Elsie Katz Couture did not disappoint either. Super sexy was her use of silk charmeuse, velvet, satin and wool boucle fabrics to create gorgeous silhouettes. A favorite was her backless keyhole gown with poet sleeve and thigh slit in platinum panne’velvet.

First time showing at MBFW was San Francisco based Joseph Domingo. His themed collection “Safari Roseâ€? was a use of fabrics with animal prints such as the giraffe and leopard to create a very wearable collection. A little twist was his Audrey Hepburn black dress with beaded Waist and Hem. Definitely divine were shoes on the models designed by shoe artist “Vâ€?. 

It was clear Kara Saun’s collection, star from reality T.V. show Project Runway, was highly anticipated by her guests as most applauded even before her first model took the runway. Overall, she did not disappoint with her use of rich textured fabrics cut into beautiful evening gowns that draped the body well. However, some of her looks became repetitive almost to the point of boring as her garments and styles lacked diversity.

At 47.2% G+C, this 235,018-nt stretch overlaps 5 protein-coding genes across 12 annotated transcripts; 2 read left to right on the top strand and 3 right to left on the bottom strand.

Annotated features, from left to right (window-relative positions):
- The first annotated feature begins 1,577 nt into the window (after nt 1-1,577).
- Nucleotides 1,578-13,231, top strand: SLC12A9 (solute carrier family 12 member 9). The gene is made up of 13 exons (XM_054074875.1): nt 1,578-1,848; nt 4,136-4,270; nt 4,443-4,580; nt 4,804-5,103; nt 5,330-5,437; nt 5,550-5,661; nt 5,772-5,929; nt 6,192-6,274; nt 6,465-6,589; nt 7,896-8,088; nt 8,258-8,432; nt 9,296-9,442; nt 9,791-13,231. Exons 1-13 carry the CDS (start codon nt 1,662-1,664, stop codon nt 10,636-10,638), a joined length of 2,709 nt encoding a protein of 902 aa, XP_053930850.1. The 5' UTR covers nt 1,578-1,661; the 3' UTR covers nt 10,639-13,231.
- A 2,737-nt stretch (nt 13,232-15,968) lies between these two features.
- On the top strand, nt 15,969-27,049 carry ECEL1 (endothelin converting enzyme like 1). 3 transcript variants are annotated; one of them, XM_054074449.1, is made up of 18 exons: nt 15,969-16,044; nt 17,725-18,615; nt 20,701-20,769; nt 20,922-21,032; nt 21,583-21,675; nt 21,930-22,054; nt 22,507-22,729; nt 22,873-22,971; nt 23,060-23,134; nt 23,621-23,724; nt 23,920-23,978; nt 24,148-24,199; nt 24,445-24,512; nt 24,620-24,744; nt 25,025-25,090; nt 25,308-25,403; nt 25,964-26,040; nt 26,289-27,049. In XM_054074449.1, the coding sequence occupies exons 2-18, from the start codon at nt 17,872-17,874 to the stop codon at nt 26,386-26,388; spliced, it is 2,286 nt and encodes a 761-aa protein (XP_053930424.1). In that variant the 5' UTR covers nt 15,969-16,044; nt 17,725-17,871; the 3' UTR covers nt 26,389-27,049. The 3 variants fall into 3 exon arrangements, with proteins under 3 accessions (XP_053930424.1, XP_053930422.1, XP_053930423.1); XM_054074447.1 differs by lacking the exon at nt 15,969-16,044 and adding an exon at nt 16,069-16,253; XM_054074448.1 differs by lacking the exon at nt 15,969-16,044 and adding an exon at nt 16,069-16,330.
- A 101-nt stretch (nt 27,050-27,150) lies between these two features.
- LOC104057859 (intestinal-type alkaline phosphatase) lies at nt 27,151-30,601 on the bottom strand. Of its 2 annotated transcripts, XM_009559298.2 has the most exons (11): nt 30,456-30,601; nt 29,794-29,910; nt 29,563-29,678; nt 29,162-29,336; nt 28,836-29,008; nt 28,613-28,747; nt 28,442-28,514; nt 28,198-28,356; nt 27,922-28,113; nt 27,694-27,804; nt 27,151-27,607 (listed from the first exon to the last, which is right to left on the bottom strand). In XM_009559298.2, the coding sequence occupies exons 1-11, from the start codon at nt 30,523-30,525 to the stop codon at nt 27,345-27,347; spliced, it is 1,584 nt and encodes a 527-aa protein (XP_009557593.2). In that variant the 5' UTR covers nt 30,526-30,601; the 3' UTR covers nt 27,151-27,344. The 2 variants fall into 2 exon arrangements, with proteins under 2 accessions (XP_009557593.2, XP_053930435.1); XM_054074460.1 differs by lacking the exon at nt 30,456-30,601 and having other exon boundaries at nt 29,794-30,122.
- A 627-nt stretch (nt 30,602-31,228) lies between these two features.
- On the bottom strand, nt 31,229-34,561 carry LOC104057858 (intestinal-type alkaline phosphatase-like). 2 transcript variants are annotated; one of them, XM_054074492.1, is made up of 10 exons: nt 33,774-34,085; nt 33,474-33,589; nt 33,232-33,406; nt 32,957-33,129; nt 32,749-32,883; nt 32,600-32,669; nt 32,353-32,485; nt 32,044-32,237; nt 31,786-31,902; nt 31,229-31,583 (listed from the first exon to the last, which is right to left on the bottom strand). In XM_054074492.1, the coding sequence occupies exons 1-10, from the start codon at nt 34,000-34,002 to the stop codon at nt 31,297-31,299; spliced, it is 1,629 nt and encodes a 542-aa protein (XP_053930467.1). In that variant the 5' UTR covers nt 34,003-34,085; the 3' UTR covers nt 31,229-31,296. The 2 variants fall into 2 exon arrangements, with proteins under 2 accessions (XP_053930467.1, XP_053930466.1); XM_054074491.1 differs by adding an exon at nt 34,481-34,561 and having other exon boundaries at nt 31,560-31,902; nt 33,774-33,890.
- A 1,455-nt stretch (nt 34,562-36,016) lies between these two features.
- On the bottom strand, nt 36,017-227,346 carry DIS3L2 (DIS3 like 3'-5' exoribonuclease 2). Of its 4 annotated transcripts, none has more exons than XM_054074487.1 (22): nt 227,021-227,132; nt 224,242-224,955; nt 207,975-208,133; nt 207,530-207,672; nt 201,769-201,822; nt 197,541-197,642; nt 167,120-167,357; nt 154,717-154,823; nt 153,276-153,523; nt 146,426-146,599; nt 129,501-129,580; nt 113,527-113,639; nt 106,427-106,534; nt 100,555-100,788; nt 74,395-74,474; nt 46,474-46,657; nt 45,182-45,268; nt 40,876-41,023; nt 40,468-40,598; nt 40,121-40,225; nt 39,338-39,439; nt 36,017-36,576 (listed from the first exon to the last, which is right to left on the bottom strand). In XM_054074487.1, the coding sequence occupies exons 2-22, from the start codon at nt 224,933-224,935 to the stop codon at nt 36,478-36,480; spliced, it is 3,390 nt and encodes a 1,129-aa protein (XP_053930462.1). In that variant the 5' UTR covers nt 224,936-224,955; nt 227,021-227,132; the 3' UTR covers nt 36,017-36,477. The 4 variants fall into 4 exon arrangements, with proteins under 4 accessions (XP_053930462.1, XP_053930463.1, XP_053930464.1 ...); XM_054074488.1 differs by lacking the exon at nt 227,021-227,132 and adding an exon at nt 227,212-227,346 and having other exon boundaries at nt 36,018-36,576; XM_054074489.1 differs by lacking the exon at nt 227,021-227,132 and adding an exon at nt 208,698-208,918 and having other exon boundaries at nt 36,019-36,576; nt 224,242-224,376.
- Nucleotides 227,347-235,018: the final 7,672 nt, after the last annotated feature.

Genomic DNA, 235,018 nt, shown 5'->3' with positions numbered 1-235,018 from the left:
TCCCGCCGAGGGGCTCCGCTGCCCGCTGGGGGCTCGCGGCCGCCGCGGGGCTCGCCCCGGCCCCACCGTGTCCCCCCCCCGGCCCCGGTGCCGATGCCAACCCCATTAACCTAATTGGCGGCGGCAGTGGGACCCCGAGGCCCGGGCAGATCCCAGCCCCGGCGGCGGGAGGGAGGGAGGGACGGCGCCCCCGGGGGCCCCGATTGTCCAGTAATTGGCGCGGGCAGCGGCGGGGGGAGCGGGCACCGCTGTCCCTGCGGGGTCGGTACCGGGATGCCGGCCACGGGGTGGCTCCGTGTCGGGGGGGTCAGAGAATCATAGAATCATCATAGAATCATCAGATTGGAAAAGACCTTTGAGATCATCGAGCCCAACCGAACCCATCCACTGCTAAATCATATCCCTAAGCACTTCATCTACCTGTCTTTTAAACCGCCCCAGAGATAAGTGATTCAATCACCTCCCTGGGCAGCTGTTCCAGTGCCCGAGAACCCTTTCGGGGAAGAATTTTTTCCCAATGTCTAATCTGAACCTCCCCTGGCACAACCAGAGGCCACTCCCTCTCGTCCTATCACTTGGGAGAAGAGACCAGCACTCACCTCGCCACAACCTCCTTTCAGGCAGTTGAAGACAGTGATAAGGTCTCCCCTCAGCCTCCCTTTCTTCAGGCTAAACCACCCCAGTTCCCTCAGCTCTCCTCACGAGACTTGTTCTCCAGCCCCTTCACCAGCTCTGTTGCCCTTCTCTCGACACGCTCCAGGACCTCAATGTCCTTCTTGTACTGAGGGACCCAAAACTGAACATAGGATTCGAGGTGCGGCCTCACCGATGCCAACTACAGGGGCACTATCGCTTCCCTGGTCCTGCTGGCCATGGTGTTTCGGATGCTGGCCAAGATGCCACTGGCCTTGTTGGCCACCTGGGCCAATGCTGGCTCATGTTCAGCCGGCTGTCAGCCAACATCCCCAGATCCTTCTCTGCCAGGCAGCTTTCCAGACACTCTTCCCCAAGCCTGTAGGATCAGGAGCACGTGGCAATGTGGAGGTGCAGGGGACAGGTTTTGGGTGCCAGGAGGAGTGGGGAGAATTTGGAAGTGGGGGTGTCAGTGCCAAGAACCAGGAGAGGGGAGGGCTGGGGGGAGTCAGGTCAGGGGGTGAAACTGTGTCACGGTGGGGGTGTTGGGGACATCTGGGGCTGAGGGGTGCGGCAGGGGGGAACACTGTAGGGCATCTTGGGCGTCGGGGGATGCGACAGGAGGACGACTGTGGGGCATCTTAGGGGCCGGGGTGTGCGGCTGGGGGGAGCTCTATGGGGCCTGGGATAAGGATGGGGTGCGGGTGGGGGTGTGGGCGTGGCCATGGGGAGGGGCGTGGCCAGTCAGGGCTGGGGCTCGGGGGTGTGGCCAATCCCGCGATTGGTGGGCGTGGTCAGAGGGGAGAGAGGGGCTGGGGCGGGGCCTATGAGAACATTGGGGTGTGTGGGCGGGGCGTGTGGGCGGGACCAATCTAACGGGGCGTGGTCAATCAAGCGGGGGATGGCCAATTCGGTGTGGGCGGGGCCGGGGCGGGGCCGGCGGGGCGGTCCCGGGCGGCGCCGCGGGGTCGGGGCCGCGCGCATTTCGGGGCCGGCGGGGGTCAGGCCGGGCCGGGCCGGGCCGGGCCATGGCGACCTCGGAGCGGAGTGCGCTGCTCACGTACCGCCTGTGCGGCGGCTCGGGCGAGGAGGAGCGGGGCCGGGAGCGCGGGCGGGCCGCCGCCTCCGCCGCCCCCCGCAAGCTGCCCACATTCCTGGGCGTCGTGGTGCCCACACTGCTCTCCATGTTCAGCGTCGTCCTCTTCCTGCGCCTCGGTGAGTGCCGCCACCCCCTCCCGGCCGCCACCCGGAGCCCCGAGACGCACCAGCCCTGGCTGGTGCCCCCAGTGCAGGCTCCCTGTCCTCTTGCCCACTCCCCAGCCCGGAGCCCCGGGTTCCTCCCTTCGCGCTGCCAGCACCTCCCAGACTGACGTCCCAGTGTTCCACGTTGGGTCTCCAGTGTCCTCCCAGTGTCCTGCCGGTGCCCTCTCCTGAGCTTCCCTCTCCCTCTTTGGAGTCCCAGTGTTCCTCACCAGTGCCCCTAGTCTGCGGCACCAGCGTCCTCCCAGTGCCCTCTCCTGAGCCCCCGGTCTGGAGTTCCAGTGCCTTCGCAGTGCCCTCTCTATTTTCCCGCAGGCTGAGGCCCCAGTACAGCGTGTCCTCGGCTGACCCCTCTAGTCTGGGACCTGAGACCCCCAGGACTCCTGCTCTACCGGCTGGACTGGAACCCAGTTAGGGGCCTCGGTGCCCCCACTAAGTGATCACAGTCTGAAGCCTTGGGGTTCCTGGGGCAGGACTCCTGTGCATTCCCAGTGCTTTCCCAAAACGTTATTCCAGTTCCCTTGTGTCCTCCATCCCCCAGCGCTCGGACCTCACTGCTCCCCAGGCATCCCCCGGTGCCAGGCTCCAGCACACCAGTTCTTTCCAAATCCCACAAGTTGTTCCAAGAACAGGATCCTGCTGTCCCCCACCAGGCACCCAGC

Alan Del Rosario’s collection was simply breathtaking. Exquisite and beautiful was the collection of Uriel Saenz. Although a first time shower at MBFW, he seemed like a veteran. Inspired by the revival of downtown L.A., he created modern easy to fit architectural collection with clean lines reminiscent of the design style of Balenciaga. Downtown L.A.’s revival includes the city’s attempt to attract high end retail stores, health clubs, bookstores, night clubs, restaurants, hotels and a $90 million Nokia theatre.

Sue Wong is simply incomparable. Celebrating international vintage glamour, she traveled with her audience, around the world, showing her modern take on fashions in Shanghai in the ‘30s and Cairo, Berlin, Paris, New York, London and Hollywood in the ‘20s. As is typical, most of her gowns were heavy with embellishments including crystals and her novelty beadwork.

Anthony Franco was about immaculate classic tailoring for the gentleman with use of grey and black colors and silk and merino wool fabrics. Also impressive was Kelly Nishimoto with her fusion of Scottish plaids and Asian painted silks in dark jewel tone colors to create, among others, classic oxford like white shirts merged with body hugging plaid dresses.

Jennifer Nicholson was strong on fabric selection but simple and unmoving in terms of creativity and cuts. Intriguing and charismatic, however, was her father Jack Nicholson who was in attendance along with other celebrities.